Freezing On East Coast? Blame a Super Typhoon and Maybe Global Warming. Ex-Typhoon Nuri helped to energize the jet stream as it curved to the north last week, speeding up and amplifying jet stream steering winds, building a massive, record-setting (5.5 sigma) ridge of warm high pressure over Alaska and the Arctic; this buckling of the jet stream plunging polar air southward into the USA. Here's a clip from a story at NBC News: "...The cold front this month, however, appears to have a different birth. The events "started with exceptionally warm sea temperatures in the Pacific that led to the super Typhoon Nuri," says Kevin Trenberth, an atmospheric scientist at NCAR. On Nov. 8, the typhoon became "incredibly intense … advanced to the north and brought very warm air up into Alaska and into the Arctic." "The cold air had to go somewhere else and it did: down across the U.S.," says Trenberth. "By Nov. 12 the very cold air over North America was matched by very warm air over Alaska and the Arctic..."

Temperature anomalies (departure from average) for November 20 obtained using Climate Reanalyzer (http://cci-reanalyzer.org), Climate Change Institute, University of Maine, USA.

Tropical Pacific Ocean Moves Closer to El Nino. The odds of an El Nino have risen to 70% according to Australia's Bureau of Meteorology; here's an excerpt of a recent release: "The Pacific Ocean has shown some renewed signs of El Niño development in recent weeks. Above-average temperatures in the tropical Pacific Ocean have warmed further in the past fortnight, while the Southern Oscillation Index (SOI) has generally been in excess of El Niño thresholds for the past three months. Climate models suggest current conditions will either persist or strengthen. These factors mean the Bureau's ENSO Tracker Status has been upgraded from WATCH to ALERT level, indicating at least a 70% chance of El Niño occurring..."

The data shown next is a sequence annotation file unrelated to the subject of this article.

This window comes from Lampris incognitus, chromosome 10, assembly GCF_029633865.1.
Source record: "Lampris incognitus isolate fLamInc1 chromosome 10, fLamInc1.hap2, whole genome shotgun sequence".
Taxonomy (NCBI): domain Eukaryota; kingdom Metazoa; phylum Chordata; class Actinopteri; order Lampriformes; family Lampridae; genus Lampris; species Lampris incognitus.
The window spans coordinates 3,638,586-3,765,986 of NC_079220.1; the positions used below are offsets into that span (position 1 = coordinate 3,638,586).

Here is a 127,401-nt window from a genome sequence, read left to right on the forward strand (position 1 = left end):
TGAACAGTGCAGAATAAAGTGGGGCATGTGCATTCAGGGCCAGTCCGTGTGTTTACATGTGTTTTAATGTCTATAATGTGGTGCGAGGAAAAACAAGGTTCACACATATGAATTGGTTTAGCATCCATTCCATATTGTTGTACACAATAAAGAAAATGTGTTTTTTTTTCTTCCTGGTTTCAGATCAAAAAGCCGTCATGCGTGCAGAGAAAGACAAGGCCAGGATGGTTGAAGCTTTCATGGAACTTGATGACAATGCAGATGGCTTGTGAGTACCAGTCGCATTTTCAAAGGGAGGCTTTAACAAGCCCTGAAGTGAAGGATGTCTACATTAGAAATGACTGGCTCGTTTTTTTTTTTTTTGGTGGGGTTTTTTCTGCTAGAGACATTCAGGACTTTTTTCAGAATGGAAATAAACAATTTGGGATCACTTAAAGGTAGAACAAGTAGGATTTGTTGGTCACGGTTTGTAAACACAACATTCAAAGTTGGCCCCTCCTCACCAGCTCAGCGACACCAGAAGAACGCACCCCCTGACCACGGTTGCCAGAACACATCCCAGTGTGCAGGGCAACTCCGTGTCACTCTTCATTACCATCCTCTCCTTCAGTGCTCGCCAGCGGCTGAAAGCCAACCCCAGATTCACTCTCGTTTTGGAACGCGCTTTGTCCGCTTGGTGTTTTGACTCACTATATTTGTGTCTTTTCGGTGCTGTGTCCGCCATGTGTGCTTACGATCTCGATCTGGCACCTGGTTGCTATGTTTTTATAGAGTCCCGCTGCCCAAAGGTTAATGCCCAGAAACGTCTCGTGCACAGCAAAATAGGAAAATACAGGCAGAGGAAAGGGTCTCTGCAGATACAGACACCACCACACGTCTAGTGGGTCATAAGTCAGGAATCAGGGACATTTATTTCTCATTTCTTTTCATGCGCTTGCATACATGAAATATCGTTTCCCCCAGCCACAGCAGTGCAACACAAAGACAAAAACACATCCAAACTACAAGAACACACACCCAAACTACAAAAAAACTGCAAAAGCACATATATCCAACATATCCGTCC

2014: On Track For The Warmest Year, Worldwide, On Record? It may be close, but what makes this even more unusual is that 2013 and 2014 weren't El Nino years, no Pacific warmth turbocharging the atmosphere. Here's an excerpt from NOAA NCDC: "The years 2013 and 2014 are the only years on this list not to begin during a mature El Niño event. The years 1998 and 2010, each of which became the warmest year on record at the time, ended the year in a strong La Niña event, as evidenced by the relative fading of global average temperature later in the year. The anomalies themselves represent departures from the 20th century average temperature. The graph zooms into the warmest part of the entire history. For a broader perspective on how these five years relate to the long-term record, click here..."

Winter Outlook from Columbia University. This is from The International Research Institute for Climate and Society, at Columbia Unversity's Earth Institute. Of course all long-range seasonal outlooks should be taken with a big grain of salt, but I couldn't get over how much red (warmer than average) is predicted for the planet from December into February.